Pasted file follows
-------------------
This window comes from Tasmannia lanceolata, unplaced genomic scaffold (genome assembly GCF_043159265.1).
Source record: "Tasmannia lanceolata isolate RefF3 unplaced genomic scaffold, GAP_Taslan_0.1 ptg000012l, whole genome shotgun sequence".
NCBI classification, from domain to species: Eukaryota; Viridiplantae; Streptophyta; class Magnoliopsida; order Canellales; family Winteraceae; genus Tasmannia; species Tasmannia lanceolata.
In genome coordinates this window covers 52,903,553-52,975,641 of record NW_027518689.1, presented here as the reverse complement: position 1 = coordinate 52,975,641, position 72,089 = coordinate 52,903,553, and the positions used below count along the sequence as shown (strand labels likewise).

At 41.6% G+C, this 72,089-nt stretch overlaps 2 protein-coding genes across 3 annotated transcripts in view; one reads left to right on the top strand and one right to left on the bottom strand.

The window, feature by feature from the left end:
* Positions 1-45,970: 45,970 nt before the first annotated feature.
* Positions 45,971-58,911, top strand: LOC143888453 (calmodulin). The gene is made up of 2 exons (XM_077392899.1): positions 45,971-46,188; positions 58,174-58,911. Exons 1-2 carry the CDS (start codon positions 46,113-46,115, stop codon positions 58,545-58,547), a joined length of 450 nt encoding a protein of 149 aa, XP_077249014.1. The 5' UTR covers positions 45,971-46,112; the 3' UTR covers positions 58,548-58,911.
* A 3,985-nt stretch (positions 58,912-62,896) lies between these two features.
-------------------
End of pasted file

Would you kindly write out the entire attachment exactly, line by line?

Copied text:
This window comes from Tasmannia lanceolata, unplaced genomic scaffold (genome assembly GCF_043159265.1).
Source record: "Tasmannia lanceolata isolate RefF3 unplaced genomic scaffold, GAP_Taslan_0.1 ptg000012l, whole genome shotgun sequence".
NCBI classification, from domain to species: Eukaryota; Viridiplantae; Streptophyta; class Magnoliopsida; order Canellales; family Winteraceae; genus Tasmannia; species Tasmannia lanceolata.
In genome coordinates this window covers 52,903,553-52,975,641 of record NW_027518689.1, presented here as the reverse complement: position 1 = coordinate 52,975,641, position 72,089 = coordinate 52,903,553, and the positions used below count along the sequence as shown (strand labels likewise).

At 41.6% G+C, this 72,089-nt stretch overlaps 2 protein-coding genes across 3 annotated transcripts in view; one reads left to right on the top strand and one right to left on the bottom strand.

The window, feature by feature from the left end:
* Positions 1-45,970: 45,970 nt before the first annotated feature.
* Positions 45,971-58,911, top strand: LOC143888453 (calmodulin). The gene is made up of 2 exons (XM_077392899.1): positions 45,971-46,188; positions 58,174-58,911. Exons 1-2 carry the CDS (start codon positions 46,113-46,115, stop codon positions 58,545-58,547), a joined length of 450 nt encoding a protein of 149 aa, XP_077249014.1. The 5' UTR covers positions 45,971-46,112; the 3' UTR covers positions 58,548-58,911.
* A 3,985-nt stretch (positions 58,912-62,896) lies between these two features.